About MBA

About MBA

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MBA in Japan

#MBA #Global MBA #MBA in Japan #Accreditation

About MBA


MBA

MBA stands for Master of Business Administration, and there are three organizations that accredit MBA programs internationally (AACSB, AMBA, and EQUIS). The standard MBA program in Japan and the U.S. requires one to two years of study. The MBA is a degree in business administration, not a proprietary qualification like those for accountants and lawyers.

In the U.S., the home of the MBA, 100,000 MBAs graduated per year. It has been reported that 60% of general managers in listed companies hold an MBA degree or higher. The two major industries in which demand for MBAs is high worldwide are finance and securities, and healthcare and pharmaceuticals. The reason for this is that industries that have traditionally been protected by barriers to entry are undergoing restructuring on a global scale.



Evaluation of the quality of MBA education: International Accreditation


What is an MBA? In pursuit of an answer to this question, a global third party organization was created in 1916 to evaluate institutions of management education. This organization, AACSB International, has over 1400 member schools in over 90 countries, including Harvard, Stanford and Wharton, and evaluates and accredits global MBA business schools independently of any government.

International accreditation questions whether education, research, and management are being implemented to meet the expectations of the business world and its leaders. Accreditation offers unparalleled opportunities for networking and exchange with students and faculty between accredited schools. In recent years, the concept of an internationally accredited MBA has taken hold in the international press, and in Japan its value is starting to be recognized. Aside from AACSB, the EQUIS / EPAS administered AMBA and EFMD are also active as global accreditation organizations, and around the world only 30 schools hold the "Triple Crown" of accreditation by all three bodies.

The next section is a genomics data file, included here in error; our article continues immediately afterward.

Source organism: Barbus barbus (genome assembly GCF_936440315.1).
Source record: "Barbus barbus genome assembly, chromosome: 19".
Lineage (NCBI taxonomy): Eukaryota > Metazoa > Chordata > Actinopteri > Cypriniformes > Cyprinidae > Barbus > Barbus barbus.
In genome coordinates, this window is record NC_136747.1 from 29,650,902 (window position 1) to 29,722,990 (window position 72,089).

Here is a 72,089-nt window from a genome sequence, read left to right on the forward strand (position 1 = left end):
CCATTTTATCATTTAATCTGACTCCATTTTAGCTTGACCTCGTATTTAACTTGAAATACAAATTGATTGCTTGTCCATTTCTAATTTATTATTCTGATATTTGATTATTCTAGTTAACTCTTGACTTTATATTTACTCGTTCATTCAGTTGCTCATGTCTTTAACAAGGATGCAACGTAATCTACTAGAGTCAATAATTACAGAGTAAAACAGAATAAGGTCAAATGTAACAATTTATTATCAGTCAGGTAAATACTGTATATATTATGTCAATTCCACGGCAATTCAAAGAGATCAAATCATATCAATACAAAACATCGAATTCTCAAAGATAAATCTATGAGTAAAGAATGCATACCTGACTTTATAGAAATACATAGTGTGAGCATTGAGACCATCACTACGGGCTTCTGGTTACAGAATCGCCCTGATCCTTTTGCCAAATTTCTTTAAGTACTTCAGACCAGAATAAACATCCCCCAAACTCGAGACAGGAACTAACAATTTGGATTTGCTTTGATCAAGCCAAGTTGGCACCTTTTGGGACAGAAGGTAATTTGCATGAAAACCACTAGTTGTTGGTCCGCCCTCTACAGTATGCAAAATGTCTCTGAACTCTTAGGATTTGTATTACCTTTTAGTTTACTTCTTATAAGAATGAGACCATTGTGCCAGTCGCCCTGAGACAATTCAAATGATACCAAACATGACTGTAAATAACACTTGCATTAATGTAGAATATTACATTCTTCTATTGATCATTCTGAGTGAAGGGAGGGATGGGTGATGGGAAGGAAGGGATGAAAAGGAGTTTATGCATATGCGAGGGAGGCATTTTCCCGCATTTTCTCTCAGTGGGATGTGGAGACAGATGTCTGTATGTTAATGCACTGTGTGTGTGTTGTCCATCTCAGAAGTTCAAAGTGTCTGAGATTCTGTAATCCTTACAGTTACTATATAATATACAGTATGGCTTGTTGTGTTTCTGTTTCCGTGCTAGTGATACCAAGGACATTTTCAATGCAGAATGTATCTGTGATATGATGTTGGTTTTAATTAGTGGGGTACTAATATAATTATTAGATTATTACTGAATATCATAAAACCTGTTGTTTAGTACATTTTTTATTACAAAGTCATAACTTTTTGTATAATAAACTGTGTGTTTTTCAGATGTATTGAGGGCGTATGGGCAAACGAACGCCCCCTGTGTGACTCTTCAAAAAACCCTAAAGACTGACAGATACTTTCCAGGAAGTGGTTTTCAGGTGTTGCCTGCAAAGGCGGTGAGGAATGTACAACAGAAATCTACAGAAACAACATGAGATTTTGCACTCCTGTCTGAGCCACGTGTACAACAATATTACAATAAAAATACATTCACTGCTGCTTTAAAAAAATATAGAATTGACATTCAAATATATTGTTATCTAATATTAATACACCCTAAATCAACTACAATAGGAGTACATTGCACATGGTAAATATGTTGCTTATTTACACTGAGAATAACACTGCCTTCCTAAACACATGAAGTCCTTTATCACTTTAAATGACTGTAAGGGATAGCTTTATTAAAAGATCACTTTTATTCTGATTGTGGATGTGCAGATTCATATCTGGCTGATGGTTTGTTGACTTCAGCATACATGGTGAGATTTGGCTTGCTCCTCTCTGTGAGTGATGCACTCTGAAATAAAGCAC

The importance of international accreditation

For business schools, an international accreditation is a mechanism which encourages continual improvement. Although an MBA tends to emphasize the educational side, accreditation also demands a focus upon high quality international research activity.  Accredited business schools should be institutions of education and research, rather than simply education and training. The history of MBA education in Japan is short, and international accreditation tends to be mistaken for an "existing framework" that discourages innovation, when in fact, the opposite is true. International accreditation is what demands sound change from educational and research institutes which would otherwise have a tendency to become rigid. In this manner, accredited schools remain innovative and constantly in pursuit of improvement.

MBA Rankings

The World MBA Ranking is an educational and research institute that awards MBA programs numerical rankings based on the the real world added value of their degree. There are many types of MBA rankings, which can be broadly classified into two categories depending on the criteria.